Leviathan is a political philosophy book written by Thomas Hobbes in 1651. It is considered a classic of political thought and is widely read and studied for its analysis of the nature of power, government, and society. The book presents a vision of society in which individuals give up some of their rights to a sovereign power in order to ensure the security and protection of all. Hobbes argues that the state of nature, where individuals live in a constant state of fear and insecurity, is the main reason why individuals willingly give up their rights to a sovereign. He also argues that the sovereign should have absolute power to maintain order and prevent civil war.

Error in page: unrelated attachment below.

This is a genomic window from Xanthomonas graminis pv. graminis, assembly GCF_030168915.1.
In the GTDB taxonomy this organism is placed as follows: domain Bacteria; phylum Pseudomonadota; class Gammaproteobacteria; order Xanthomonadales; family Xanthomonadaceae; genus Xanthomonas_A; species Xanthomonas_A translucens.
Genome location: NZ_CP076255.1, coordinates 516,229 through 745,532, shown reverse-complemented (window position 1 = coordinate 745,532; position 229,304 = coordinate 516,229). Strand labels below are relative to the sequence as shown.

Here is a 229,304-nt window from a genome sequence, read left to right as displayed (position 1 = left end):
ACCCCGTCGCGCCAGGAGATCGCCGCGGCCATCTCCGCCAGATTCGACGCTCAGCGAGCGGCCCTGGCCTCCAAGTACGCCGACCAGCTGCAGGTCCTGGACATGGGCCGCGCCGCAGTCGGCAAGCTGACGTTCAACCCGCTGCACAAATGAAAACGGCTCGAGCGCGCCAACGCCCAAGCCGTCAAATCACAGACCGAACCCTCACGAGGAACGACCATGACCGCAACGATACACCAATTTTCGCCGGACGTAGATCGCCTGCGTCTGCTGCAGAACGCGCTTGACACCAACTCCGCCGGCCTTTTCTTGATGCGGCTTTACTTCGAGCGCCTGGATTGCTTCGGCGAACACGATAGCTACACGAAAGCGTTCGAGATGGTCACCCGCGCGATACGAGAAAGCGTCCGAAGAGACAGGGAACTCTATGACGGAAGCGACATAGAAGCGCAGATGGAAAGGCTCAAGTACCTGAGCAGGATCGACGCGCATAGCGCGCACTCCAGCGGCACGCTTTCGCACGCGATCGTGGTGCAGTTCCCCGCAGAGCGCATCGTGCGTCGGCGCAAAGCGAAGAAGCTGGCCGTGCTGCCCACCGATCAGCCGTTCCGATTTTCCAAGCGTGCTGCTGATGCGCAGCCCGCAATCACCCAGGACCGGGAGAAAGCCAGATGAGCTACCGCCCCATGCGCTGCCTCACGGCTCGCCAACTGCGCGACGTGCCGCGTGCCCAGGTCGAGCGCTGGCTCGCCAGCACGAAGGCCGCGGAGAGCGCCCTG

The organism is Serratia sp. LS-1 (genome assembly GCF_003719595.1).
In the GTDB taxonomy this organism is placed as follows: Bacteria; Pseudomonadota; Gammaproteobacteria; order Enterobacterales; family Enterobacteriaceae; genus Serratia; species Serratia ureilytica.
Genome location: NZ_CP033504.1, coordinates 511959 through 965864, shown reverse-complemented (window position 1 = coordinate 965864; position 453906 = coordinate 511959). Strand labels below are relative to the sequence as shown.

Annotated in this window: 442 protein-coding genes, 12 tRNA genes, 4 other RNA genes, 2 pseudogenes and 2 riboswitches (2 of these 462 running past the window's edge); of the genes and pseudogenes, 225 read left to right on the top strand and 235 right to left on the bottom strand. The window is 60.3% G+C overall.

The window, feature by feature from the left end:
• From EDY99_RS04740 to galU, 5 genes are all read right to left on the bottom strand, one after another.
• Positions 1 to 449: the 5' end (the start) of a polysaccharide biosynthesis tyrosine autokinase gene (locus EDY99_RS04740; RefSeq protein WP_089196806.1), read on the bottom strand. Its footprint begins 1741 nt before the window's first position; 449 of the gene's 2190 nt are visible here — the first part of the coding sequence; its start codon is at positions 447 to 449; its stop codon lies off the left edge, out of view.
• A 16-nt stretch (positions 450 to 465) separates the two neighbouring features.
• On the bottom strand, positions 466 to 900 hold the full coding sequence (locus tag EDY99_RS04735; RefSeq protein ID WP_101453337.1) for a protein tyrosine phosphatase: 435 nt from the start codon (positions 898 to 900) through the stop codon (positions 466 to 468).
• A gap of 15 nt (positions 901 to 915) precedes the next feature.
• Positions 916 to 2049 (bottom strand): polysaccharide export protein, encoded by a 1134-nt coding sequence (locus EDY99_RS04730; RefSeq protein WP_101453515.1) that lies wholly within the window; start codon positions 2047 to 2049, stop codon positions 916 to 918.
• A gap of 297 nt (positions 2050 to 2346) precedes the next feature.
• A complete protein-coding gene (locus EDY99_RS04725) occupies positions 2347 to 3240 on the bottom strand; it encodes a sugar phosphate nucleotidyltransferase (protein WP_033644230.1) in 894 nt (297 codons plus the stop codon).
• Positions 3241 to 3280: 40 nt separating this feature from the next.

The book is also notable for its influence on the field of political science and its impact on the development of modern political thought. It is widely considered as one of the most important works in the history of political philosophy, and it continues to be studied for its insights on human nature, the origins of government and the nature of political power.
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